For many people, saving is tough. Between housing, utilities, groceries, transportation, credit-card debt, student loans, and other expenses, there never seems to be enough left to set aside for long-term savings. And that’s the problem. Most people try to save something out of what’s left over instead of saving first.
One of the oldest rules of personal finance is to pay yourself first. All the money books tell you to do it. All the personal finance blogs say it, too. Even your parents have probably given you the same advice. In fact, it’s one of the fundamental tents of the Get Rich Slowly philosophy!
But what’s the best way to do it? What’s the most effective way to pay yourself first?
While I was writing Your Money: The Missing Manual, I benefited greatly from the advice of Dylan Ross, a Certified Financial Planner (from Swan Financial Planning) and a long-time GRS reader. One thing Dylan stressed over and over was that I was looking at savings wrong. I kept writing that you should take whatever money you have leftover in checking at the end of the month and move it to your savings account.
“There’s a better way,” he told me. “People often have more success if they put money into savings first, and then transfer what they need to checking.”
It took me a while to understand what he was trying to say; it seemed like he was splitting hairs. Now, however, I realize that Dylan was espousing the true spirit of “pay yourself first”.
This probably seems a little vague to many of you. How would you actually go about following Dylan’s advice? Here’s a simple three-step process to make savings a priority instead of an afterthought:
- Open a high-interest savings account. Although “high-interest” is something of a misnomer lately, eventually it’ll make a difference. I use ING Direct for my savings, but there are many other great options. (If you’re curious, you can read more than 1700 GRS reader reviews of high-yield savings accounts here.) I’m a fan of keeping my savings account at a different bank than my checking account — it just makes it that much harder for me to tap my savings on a whim.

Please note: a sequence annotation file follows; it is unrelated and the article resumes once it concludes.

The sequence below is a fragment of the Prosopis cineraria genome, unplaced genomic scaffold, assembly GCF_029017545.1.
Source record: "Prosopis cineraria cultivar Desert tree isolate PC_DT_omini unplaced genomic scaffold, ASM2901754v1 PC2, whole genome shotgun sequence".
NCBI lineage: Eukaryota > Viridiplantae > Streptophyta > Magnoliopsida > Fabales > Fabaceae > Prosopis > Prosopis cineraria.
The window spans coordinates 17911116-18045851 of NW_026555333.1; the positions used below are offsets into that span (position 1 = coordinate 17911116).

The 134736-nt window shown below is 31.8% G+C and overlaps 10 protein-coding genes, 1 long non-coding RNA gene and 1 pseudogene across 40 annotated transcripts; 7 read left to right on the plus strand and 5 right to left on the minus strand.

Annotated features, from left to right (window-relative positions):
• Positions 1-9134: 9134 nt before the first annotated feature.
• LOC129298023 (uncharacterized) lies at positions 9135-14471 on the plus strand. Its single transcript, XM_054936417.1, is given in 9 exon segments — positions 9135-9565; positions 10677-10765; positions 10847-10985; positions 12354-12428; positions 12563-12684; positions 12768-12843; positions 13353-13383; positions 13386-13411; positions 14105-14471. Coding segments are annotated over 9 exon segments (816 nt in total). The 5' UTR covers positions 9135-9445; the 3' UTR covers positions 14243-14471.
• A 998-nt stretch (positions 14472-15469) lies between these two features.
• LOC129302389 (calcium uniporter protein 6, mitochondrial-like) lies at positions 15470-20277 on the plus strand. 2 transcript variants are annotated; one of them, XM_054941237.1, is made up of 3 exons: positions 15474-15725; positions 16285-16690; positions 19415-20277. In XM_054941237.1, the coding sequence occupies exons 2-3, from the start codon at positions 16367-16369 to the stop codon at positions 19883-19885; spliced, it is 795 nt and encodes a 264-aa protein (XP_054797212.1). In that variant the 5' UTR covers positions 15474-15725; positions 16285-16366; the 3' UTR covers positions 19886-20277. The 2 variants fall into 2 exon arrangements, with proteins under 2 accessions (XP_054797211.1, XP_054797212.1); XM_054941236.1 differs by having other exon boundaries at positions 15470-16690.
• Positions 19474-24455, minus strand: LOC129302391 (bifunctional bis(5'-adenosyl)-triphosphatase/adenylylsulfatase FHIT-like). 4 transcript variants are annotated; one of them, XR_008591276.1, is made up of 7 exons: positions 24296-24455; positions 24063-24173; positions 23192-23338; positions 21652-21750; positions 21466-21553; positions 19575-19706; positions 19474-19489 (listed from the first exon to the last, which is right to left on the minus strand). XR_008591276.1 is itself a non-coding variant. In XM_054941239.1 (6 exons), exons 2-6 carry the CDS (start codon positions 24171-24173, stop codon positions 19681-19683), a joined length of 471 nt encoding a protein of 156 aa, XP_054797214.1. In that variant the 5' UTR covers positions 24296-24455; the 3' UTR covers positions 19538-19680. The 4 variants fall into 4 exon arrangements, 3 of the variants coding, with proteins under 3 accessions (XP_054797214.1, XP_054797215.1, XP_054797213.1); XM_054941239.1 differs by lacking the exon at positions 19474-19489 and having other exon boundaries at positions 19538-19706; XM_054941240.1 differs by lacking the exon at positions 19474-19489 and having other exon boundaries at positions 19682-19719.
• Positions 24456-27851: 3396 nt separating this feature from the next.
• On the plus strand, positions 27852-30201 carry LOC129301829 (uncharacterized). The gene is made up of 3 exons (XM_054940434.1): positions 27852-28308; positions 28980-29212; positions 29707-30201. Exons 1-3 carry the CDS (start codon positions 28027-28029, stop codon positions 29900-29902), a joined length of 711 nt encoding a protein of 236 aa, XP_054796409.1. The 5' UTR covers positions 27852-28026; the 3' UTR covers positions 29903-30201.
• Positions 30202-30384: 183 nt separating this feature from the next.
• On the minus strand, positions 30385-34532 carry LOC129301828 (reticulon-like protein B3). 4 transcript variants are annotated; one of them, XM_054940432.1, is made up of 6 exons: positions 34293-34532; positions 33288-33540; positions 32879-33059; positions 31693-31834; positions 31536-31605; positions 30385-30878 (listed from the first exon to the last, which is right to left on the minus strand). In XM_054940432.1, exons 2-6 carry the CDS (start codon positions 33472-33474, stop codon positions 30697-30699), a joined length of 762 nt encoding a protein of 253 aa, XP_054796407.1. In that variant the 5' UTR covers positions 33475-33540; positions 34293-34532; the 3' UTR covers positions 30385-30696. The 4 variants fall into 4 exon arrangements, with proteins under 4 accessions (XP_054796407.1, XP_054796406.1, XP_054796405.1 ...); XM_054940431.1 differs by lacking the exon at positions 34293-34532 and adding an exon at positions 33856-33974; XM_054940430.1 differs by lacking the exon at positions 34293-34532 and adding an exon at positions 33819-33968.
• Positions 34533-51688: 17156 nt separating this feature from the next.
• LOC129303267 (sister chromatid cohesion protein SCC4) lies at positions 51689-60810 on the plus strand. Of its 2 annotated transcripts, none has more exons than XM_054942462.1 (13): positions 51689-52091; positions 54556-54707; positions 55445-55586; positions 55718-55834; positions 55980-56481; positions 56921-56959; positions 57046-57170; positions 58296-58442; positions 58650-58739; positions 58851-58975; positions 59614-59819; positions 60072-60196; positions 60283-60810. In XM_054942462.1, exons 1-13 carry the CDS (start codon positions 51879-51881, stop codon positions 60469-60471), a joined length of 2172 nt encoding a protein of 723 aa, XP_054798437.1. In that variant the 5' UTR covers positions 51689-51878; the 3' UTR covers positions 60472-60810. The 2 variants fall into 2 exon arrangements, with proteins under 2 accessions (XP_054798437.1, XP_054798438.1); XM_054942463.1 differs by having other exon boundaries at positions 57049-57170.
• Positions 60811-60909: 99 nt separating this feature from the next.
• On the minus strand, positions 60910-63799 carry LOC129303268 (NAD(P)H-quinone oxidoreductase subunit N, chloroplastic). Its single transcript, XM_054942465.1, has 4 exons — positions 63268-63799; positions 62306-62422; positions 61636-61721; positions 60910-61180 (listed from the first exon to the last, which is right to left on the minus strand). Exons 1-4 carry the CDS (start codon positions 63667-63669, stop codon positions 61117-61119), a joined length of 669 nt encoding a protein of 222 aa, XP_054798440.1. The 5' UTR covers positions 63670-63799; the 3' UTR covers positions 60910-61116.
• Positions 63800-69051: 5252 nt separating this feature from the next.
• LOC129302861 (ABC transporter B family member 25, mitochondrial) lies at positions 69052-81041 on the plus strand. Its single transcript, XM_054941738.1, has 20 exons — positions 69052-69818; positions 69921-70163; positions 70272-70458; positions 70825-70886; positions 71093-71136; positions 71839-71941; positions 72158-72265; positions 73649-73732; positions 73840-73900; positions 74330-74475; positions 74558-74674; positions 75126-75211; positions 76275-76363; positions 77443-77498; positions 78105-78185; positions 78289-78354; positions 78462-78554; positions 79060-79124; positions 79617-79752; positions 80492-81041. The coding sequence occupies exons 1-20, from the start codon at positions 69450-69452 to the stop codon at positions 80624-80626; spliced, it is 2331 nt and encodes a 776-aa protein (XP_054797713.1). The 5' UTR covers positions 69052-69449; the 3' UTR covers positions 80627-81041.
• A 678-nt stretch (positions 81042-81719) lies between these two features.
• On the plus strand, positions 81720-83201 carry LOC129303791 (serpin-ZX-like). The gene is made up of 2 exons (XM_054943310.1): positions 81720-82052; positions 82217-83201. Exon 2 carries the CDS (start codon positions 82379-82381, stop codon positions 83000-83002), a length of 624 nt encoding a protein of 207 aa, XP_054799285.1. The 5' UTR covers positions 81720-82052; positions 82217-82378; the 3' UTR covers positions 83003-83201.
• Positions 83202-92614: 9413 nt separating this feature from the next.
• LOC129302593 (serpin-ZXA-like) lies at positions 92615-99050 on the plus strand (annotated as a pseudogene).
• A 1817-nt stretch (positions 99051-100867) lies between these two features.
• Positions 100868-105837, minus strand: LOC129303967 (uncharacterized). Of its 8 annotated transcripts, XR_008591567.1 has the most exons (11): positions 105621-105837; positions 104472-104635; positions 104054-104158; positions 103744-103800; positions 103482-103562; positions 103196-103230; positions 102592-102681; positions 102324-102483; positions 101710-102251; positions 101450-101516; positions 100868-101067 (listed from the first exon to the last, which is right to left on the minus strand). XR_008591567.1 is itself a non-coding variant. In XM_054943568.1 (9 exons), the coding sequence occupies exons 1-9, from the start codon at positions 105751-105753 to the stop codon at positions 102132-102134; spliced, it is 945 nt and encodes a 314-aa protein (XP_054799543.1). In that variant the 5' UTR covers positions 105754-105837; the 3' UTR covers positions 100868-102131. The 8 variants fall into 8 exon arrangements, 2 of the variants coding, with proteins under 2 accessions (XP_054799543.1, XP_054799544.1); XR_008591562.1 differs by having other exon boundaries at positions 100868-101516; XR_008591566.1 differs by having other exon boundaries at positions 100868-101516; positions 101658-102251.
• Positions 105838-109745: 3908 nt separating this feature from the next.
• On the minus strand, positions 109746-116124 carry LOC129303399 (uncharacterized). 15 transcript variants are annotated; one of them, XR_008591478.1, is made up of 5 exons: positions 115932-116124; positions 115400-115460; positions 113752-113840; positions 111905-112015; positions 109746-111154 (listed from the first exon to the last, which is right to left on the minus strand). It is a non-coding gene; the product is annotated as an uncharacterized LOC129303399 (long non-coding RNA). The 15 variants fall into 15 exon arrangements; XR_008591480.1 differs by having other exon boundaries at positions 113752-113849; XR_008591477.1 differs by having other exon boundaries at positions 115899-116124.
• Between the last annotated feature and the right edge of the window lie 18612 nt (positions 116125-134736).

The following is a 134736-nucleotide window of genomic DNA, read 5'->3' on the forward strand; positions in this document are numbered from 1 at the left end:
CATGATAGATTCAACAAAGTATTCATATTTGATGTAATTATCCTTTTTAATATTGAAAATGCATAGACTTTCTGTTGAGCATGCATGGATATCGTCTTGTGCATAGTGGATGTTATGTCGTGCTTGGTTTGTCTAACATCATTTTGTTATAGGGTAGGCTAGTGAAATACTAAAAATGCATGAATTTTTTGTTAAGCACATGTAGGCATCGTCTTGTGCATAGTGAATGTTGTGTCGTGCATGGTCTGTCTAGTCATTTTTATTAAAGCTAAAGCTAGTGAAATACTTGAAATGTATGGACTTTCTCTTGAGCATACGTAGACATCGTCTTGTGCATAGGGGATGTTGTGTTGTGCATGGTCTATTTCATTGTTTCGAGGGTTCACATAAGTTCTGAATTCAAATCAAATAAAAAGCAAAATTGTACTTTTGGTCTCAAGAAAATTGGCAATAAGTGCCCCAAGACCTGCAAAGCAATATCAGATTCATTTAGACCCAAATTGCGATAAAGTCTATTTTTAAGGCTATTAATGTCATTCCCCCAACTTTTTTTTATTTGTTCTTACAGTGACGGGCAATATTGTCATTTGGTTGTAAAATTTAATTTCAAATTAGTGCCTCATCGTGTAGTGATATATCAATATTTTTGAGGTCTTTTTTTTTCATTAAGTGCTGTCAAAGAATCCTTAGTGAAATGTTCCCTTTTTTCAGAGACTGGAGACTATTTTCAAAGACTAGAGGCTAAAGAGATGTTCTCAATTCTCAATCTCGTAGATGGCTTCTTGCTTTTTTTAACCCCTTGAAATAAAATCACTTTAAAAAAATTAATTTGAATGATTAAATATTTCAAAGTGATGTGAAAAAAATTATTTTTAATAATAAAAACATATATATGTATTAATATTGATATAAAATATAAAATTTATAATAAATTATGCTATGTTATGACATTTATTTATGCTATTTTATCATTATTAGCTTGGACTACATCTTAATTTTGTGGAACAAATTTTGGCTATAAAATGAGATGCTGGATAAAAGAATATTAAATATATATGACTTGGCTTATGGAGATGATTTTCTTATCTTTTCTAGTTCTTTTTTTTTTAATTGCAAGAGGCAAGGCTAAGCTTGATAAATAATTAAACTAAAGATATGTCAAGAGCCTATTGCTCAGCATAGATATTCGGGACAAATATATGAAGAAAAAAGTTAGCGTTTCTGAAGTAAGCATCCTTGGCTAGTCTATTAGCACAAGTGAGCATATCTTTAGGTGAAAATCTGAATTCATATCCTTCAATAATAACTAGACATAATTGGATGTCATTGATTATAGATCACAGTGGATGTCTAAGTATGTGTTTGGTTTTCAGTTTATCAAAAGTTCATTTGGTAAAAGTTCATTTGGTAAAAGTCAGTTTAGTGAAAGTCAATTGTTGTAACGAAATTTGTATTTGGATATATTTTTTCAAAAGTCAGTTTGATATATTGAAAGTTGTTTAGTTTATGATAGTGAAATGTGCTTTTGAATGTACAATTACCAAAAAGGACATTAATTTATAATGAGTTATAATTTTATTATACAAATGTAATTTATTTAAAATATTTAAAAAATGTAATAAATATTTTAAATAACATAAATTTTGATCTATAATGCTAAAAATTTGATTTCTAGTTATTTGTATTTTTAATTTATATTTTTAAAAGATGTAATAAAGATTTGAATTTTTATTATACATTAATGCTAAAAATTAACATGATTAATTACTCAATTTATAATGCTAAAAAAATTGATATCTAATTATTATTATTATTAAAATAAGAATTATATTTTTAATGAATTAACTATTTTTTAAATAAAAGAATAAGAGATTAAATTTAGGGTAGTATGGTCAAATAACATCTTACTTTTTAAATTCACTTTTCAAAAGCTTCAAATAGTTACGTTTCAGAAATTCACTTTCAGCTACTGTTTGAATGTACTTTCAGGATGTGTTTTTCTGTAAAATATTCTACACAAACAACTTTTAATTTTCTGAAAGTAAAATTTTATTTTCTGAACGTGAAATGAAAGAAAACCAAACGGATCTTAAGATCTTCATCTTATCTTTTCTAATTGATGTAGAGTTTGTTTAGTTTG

- Deposit your paycheck to your savings account. If possible, have your paycheck automatically deposited. (The more you can automate this process, the easier it will be to save.) This is the key to Dylan’s plan. By putting the money into savings instead of checking, you don’t have “extra” cash sitting in your bank account at the end of the month that can be mindlessly spent on other things. Plus, the money’s already in your savings account, so you don’t have to remember to move it.
- Set up regular transfers from savings to checking. Based on whatever system you have — a detailed budget, a rough guess based on last year’s spending, whatever — schedule monthly (or weekly) transfers into your checking account to take care of routine expenses. The money left in savings stays in savings.
The difference between the checking-first and savings-first systems may seem trivial, but Dylan swears it works. As he reviewed the manuscript to my book, he flagged every every instance where I encouraged readers to save by moving money from checking to savings. “You have it backwards, J.D.!” he said.
I have my own method of paying myself first, and it’s similar to Dylan’s advice, but on a bigger scale. I don’t pay myself first with each paycheck; instead, I try to front-load my saving every year.
That is, for the first few months, I save as much as I can. I set money aside for retirement, taxes, and other goals. I’m more frugal during the first half of the year, and there isn’t much left over for indulgences.
Once I’ve set aside all the money I think I’ll need, I’m able to loosen up and spend more on the things I want. I still save more throughout the year, but after I’ve met my initial goals, all other savings are a “bonus”.
For years, I struggled to develop the saving habit. As with repaying debt, I tried to get started, but Real Life always seemed to get in the way. Even after I finally opened my first savings account — which was only about five years ago — my efforts were only half-hearted. It wasn’t until I learned to pay myself first — which, in my case, means at the start of every year — that I actually achieved any sort of success.
But you know what? Now that I’m a saver, I like it!
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